Subsidized fuel prices
What’s more, Button said the current wholesale markups established by the board are based on having an operating refinery in the market.
As such, he is calling on the PUB to “urgently” review fuel prices to reflect the fact that 100 per cent of refined fuels are now imported.
It’s not clear how much of an increase the company is seeking, because that information is blacked out.
A spokesperson for the PUB said North Atlantic’s application is before the board, and there is no timeline for a decision.
Button said having to import fuels changes the economics of the business.
“It is evident that Newfoundland has been receiving subsidized fuel prices from the refinery for years, given local fuel production.”
There are three active terminals in Newfoundland where fuels can be imported. They include North Atlantic’s facility in Come by Chance, an Irving-owned terminal in St. John’s, and a Corner Brook facility owned by Imperial Oil.
Since North Atlantic supplies a majority of the refined fuels, it has to keep a “significant inventory” on hand, Button wrote.
North Atlantic is asking the board to “expeditiously” increase prices as an interim step, and make further adjustments following a more comprehensive review “to reflect the costs of importing all fuels to the island.”
The company also wants its proposed increases to apply to all fuel suppliers “so that all players are on a level player field, ensuring the viability of terminals and a long-term reliable supply for the province of Newfoundland.”
Origin making waves
While all that plays out, a private U.S. company that specializes in recycling oil is stirring the pot.
Origin International is pledging to resume the processing of various fuels at the Come By Chance refinery and hire the same or more personnel than worked at the facility before the pandemic.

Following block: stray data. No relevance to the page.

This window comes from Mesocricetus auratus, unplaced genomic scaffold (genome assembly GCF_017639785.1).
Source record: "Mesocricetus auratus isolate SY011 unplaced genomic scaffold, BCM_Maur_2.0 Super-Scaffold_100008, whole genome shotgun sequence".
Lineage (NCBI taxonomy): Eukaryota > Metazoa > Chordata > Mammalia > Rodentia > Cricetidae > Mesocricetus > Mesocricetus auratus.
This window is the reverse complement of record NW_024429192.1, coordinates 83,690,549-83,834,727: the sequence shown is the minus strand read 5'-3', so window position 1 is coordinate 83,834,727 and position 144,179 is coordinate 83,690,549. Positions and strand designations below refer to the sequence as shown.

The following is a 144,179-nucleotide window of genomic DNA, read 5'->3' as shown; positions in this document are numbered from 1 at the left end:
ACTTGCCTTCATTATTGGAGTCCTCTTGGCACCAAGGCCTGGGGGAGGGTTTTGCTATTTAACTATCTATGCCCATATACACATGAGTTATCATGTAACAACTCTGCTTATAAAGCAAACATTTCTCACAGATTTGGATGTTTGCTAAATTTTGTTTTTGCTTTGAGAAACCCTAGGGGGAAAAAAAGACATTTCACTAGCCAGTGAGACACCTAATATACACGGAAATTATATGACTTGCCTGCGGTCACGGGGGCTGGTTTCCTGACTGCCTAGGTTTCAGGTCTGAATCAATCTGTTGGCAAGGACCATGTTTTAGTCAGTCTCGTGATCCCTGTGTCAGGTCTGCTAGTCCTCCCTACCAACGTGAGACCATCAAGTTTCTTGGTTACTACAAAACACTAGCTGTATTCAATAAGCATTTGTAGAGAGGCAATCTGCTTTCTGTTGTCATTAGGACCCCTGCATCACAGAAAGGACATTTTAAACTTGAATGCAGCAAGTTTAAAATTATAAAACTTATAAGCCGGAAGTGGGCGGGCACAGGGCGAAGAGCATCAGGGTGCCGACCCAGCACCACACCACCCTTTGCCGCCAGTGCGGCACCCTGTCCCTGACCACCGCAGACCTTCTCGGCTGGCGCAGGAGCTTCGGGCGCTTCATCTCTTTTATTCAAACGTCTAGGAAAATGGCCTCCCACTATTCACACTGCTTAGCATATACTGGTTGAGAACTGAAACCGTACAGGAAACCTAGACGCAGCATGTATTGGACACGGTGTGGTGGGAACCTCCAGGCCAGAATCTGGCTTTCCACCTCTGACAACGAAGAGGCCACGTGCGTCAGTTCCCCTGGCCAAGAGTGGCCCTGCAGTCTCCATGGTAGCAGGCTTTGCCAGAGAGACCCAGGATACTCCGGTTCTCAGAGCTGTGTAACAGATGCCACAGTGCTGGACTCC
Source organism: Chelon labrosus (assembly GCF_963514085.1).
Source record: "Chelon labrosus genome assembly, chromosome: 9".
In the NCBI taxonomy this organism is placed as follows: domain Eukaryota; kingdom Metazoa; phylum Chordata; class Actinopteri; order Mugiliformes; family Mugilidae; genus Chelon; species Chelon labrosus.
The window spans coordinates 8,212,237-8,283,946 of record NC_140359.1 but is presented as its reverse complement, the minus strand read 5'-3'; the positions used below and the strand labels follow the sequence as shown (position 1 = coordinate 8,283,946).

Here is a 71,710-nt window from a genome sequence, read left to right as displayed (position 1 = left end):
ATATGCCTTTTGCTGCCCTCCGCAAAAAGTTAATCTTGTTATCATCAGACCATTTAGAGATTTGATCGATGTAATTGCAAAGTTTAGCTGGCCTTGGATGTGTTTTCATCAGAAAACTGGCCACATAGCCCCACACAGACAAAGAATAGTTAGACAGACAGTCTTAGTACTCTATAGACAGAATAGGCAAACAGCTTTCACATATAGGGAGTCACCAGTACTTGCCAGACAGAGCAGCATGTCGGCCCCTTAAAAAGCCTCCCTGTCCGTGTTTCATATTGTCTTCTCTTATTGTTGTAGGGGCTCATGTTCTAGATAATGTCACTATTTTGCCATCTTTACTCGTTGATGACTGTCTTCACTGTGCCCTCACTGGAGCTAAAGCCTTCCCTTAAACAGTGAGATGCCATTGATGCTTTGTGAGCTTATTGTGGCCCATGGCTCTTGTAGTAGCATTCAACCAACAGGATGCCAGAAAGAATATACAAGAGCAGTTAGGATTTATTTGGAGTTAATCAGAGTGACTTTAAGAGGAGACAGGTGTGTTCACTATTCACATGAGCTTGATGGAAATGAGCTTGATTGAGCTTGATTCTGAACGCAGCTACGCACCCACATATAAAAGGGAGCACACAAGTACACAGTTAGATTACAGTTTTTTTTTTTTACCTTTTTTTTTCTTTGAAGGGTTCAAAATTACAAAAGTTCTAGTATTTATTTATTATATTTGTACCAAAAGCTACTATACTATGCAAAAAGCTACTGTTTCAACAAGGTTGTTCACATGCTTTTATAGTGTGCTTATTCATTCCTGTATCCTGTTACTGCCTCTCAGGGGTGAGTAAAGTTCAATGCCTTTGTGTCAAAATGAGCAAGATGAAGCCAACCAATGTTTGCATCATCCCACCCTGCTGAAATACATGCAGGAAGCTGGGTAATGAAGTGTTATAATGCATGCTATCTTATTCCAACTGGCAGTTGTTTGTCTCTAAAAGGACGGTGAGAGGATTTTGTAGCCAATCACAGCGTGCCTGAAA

“Origin has a long-term vision for the plant and wants to be partnered with the province and local community,” a representative for the company said.
“Local family livelihoods are at stake. Origin’s plan will bring increased jobs to the island and protect the environment for future generations. The positive economic ripple effects of Origin’s plan will benefit the region in the short and long term significantly.”
The spokesperson said the provincial and federal governments have a play a role in any strategy to reactivate the refinery.
“We believe the provincial and federal governments understand this,” said the spokesperson.
There have been whispers that the refinery site could be downgraded to an import terminal, with no refining activity, but the Origin spokesperson said that could have “unfavourable outcomes” for the province and the community, “including permanent job losses, increased fuel prices, and potentially unresolved environmental liabilities.”
Source: CBC| This text was excerpted from the media outlet cited on October 22, 2020 and is provided to Noia members for information purposes only. Any opinion expressed therein is neither attributable to nor endorsed by Noia.